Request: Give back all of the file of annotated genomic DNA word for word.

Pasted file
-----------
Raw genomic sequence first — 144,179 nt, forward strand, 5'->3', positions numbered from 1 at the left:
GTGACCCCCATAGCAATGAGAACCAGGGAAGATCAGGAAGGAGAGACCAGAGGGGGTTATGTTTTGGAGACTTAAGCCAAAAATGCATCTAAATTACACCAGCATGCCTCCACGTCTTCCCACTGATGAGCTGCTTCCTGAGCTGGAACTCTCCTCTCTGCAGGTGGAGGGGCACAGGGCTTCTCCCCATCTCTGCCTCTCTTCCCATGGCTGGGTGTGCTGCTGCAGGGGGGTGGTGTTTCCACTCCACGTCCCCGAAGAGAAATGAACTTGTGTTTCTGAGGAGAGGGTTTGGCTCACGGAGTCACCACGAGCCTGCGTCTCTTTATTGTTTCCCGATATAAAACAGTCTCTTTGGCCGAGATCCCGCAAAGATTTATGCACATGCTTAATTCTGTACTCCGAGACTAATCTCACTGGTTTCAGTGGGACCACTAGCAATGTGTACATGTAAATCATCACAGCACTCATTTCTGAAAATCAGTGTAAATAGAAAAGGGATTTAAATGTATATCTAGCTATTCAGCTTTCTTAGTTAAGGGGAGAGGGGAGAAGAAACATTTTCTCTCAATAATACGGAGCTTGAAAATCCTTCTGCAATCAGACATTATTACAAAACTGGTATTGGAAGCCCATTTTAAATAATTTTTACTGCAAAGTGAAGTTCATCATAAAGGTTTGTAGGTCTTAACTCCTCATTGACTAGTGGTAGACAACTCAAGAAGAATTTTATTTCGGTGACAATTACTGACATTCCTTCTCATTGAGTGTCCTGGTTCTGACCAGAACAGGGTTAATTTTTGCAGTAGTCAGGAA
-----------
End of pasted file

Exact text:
Raw genomic sequence first — 144,179 nt, forward strand, 5'->3', positions numbered from 1 at the left:
GTGACCCCCATAGCAATGAGAACCAGGGAAGATCAGGAAGGAGAGACCAGAGGGGGTTATGTTTTGGAGACTTAAGCCAAAAATGCATCTAAATTACACCAGCATGCCTCCACGTCTTCCCACTGATGAGCTGCTTCCTGAGCTGGAACTCTCCTCTCTGCAGGTGGAGGGGCACAGGGCTTCTCCCCATCTCTGCCTCTCTTCCCATGGCTGGGTGTGCTGCTGCAGGGGGGTGGTGTTTCCACTCCACGTCCCCGAAGAGAAATGAACTTGTGTTTCTGAGGAGAGGGTTTGGCTCACGGAGTCACCACGAGCCTGCGTCTCTTTATTGTTTCCCGATATAAAACAGTCTCTTTGGCCGAGATCCCGCAAAGATTTATGCACATGCTTAATTCTGTACTCCGAGACTAATCTCACTGGTTTCAGTGGGACCACTAGCAATGTGTACATGTAAATCATCACAGCACTCATTTCTGAAAATCAGTGTAAATAGAAAAGGGATTTAAATGTATATCTAGCTATTCAGCTTTCTTAGTTAAGGGGAGAGGGGAGAAGAAACATTTTCTCTCAATAATACGGAGCTTGAAAATCCTTCTGCAATCAGACATTATTACAAAACTGGTATTGGAAGCCCATTTTAAATAATTTTTACTGCAAAGTGAAGTTCATCATAAAGGTTTGTAGGTCTTAACTCCTCATTGACTAGTGGTAGACAACTCAAGAAGAATTTTATTTCGGTGACAATTACTGACATTCCTTCTCATTGAGTGTCCTGGTTCTGACCAGAACAGGGTTAATTTTTGCAGTAGTCAGGAA